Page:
A look at Greenwich borough’s “hidden” nuclear bunker
Tucked away behind New Eltham library lies a Cold War relic many will be unaware of.
For here lies Greenwich Borough Control 51C1 where regional command would have operated in the event of a nuclear war with the Soviet Union.
It survives to this day, though many wouldn’t take a second look at the squat, windowless building located beside a park on Southwood Road.
Woolwich Borough Council opted to locate their centre in New Eltham, and the building was constructed in 1954 with extremely thick concrete walls surrounding numerous rooms and two reinforced blast doors between an air lock. With the merging of boroughs across London in 1965, it became the main Greenwich borough site. It reported to Regional HQ at Chislehurst.
Inside was a kitchen, men and women’s toilets, plant room, signals room and control room. A diesel generator would provide power and the ability to withstand whatever was outside, at least for a short time.
It seems the centre had a short life as the main borough command of around a decade.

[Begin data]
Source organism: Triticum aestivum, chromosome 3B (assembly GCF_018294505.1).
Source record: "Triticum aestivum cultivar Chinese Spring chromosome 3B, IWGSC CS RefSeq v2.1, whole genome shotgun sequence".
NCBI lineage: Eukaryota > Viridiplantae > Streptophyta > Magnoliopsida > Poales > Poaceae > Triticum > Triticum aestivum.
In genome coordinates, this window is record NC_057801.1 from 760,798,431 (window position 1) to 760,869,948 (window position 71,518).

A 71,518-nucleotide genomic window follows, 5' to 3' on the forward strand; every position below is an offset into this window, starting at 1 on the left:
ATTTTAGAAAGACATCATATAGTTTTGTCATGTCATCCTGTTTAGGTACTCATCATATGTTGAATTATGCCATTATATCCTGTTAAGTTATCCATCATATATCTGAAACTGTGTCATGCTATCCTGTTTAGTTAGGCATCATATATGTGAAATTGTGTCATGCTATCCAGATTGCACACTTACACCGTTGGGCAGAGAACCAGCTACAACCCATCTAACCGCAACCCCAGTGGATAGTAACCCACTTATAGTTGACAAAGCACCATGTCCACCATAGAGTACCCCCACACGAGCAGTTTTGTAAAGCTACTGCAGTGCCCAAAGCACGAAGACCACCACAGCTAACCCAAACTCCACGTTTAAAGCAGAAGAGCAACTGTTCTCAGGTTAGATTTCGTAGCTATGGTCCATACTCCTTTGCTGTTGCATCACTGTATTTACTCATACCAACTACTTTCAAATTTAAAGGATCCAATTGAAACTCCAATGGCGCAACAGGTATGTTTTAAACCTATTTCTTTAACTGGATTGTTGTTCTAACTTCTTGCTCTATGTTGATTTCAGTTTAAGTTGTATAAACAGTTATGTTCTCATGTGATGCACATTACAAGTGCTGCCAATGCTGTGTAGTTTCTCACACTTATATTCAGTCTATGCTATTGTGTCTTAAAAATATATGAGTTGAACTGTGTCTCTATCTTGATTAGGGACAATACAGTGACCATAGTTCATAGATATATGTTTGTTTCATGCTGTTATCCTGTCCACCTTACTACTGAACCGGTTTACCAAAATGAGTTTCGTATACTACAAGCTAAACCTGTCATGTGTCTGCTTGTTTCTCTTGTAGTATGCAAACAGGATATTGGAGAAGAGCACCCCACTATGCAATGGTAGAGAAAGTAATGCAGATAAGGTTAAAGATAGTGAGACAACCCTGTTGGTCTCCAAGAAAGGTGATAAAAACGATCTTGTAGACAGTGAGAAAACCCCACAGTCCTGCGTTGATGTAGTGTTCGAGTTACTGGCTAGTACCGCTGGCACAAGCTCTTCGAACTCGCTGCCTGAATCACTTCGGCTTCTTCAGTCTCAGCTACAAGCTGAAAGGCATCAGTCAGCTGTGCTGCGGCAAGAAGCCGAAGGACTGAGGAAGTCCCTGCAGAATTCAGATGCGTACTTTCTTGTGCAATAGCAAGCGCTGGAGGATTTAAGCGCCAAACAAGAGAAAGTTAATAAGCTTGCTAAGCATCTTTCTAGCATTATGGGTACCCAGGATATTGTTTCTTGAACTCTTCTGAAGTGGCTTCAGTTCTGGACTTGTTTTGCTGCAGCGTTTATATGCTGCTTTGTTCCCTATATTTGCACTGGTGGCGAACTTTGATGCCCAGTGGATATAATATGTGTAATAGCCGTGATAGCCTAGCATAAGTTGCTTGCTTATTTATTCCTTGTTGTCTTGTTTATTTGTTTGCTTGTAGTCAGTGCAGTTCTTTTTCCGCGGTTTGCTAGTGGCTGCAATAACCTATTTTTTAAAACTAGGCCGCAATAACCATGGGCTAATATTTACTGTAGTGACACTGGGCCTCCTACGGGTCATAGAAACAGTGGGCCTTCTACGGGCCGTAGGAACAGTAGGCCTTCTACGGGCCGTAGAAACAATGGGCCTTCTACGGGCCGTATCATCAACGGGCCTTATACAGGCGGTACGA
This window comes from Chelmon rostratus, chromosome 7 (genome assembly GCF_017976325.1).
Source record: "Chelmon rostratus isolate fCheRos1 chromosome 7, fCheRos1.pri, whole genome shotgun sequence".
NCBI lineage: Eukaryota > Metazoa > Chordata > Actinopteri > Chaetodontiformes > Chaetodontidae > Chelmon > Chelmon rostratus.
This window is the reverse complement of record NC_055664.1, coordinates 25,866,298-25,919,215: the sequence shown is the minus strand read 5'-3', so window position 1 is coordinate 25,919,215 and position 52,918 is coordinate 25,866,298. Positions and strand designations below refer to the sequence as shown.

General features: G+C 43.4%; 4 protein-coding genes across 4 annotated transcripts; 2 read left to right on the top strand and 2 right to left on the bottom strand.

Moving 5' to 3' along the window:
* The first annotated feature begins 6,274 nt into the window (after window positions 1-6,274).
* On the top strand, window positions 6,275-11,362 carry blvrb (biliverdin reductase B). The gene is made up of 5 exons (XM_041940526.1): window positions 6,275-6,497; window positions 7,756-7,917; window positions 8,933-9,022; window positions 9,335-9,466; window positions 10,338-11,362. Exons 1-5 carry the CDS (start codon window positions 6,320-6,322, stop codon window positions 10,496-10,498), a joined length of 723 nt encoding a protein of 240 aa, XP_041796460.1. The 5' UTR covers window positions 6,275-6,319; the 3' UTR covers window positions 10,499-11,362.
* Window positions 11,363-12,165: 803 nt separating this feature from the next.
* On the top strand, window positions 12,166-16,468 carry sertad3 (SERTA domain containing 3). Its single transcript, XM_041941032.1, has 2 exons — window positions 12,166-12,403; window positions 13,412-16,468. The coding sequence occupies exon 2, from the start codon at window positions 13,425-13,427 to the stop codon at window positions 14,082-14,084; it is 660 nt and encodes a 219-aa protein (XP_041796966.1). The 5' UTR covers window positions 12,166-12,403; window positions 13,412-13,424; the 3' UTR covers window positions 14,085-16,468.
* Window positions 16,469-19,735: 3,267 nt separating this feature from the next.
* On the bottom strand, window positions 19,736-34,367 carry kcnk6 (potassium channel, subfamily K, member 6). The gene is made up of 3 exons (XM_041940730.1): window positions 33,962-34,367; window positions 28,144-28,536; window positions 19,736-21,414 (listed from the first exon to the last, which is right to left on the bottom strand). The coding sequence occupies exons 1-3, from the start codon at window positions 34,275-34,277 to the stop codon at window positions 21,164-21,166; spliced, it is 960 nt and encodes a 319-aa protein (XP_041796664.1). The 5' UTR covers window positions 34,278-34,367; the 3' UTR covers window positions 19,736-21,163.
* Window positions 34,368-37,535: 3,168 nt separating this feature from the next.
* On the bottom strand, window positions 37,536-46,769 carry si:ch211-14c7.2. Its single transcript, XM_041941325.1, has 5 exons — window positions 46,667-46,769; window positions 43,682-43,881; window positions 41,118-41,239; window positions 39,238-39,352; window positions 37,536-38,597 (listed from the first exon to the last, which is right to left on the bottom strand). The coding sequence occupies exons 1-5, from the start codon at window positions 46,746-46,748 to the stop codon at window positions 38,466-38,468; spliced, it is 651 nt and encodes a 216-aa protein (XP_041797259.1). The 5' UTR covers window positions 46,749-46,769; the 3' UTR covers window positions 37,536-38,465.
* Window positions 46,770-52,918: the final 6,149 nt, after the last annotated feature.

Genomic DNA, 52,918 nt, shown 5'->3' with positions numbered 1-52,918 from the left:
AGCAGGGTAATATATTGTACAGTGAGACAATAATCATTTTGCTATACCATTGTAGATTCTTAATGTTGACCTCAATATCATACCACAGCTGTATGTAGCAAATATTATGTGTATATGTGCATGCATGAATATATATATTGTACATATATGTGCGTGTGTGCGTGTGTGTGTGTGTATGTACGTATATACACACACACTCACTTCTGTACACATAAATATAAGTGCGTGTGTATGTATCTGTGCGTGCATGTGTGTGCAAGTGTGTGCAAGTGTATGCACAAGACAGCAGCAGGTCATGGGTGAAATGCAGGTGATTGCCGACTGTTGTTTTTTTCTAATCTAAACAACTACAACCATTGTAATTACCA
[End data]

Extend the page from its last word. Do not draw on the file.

The site been mostly empty for around 40 years. It wasn’t just for nuclear war but civic emergencies and disasters. The site was last used to any great degree in 1976 to prepare for flooding under “Excercise Floodprove” before the Thames Barrier opened in 1984 (construction of the Barrier begun two years before the exercise in 1974).
The last known visit was in 2003, and 15 years ago the site was still strewn with paperwork from that exercise.
Peggy Middleton House in Woolwich is no more, with a giant Tesco now on site. Yet the bunker in New Eltham lives on, largely unknown. Not much is visible now, with doors solidly blocked. An antenna survives on the roof. It’s now a more pleasant shade of burnt red/brown rather than bare concrete.
The former regional command at Chislehurst is now a luxury home.
A 2003 site visit can be seen here with a brilliant overview of not just this centre, but the entire network.
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